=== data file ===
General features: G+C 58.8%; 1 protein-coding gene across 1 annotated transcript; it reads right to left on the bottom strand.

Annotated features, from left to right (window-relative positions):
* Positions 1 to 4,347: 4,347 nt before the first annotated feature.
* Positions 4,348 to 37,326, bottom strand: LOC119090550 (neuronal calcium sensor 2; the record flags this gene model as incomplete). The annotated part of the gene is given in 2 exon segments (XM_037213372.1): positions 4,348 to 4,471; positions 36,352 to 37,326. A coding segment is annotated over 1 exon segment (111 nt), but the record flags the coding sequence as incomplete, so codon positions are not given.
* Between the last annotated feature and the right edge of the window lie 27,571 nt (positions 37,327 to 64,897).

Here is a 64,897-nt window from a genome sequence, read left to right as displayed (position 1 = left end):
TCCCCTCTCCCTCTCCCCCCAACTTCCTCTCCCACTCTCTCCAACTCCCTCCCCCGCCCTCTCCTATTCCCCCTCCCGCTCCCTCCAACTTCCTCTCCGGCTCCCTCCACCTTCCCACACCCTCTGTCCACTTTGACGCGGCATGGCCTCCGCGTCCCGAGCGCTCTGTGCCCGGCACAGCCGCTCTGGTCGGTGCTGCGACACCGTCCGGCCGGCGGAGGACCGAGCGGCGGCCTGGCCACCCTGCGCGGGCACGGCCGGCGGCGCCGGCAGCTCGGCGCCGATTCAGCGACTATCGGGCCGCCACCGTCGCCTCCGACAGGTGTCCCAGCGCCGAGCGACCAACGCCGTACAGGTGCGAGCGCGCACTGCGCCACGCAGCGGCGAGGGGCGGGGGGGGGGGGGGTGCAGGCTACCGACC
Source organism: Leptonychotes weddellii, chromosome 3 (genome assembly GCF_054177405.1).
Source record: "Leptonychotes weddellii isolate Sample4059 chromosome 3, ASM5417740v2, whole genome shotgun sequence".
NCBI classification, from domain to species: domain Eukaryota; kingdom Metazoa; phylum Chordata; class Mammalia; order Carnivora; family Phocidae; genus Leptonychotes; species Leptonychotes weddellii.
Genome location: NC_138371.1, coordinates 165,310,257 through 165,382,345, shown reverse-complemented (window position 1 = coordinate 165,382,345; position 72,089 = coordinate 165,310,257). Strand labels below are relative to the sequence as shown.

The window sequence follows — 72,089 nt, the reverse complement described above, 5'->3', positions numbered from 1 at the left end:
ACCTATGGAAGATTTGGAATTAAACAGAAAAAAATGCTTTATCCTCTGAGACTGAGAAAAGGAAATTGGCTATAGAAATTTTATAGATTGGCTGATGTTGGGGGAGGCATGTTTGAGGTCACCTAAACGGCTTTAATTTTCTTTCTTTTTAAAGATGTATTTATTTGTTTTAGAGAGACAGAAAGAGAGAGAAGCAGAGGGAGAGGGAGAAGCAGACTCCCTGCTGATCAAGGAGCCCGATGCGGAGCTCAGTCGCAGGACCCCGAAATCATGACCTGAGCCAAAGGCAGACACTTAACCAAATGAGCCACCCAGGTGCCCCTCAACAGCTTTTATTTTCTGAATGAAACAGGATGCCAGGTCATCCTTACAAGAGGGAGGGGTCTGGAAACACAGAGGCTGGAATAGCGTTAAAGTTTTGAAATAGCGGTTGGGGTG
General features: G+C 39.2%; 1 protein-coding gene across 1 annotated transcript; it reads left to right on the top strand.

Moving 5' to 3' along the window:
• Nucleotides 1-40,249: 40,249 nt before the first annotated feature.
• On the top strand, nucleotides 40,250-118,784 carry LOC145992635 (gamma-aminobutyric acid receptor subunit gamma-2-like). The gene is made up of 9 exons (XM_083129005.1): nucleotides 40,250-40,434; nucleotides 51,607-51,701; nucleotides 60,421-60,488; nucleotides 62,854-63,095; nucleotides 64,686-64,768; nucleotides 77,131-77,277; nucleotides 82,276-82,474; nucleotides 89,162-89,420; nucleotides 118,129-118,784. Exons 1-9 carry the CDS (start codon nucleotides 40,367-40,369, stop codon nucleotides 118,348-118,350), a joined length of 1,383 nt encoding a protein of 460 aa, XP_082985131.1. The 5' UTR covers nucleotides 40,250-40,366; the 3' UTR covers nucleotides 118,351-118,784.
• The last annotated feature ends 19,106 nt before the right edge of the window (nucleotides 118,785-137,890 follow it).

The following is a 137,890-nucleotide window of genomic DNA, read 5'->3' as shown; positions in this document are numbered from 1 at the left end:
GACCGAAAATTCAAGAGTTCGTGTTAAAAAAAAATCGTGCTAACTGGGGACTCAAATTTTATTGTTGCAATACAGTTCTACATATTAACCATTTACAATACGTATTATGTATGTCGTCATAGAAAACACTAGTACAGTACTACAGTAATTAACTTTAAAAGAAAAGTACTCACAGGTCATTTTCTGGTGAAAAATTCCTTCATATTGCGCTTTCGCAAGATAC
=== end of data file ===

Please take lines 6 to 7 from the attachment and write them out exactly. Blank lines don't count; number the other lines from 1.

Here is a 64,897-nt window from a genome sequence, read left to right as displayed (position 1 = left end):
TCCCCTCTCCCTCTCCCCCCAACTTCCTCTCCCACTCTCTCCAACTCCCTCCCCCGCCCTCTCCTATTCCCCCTCCCGCTCCCTCCAACTTCCTCTCCGGCTCCCTCCACCTTCCCACACCCTCTGTCCACTTTGACGCGGCATGGCCTCCGCGTCCCGAGCGCTCTGTGCCCGGCACAGCCGCTCTGGTCGGTGCTGCGACACCGTCCGGCCGGCGGAGGACCGAGCGGCGGCCTGGCCACCCTGCGCGGGCACGGCCGGCGGCGCCGGCAGCTCGGCGCCGATTCAGCGACTATCGGGCCGCCACCGTCGCCTCCGACAGGTGTCCCAGCGCCGAGCGACCAACGCCGTACAGGTGCGAGCGCGCACTGCGCCACGCAGCGGCGAGGGGCGGGGGGGGGGGGGGTGCAGGCTACCGACC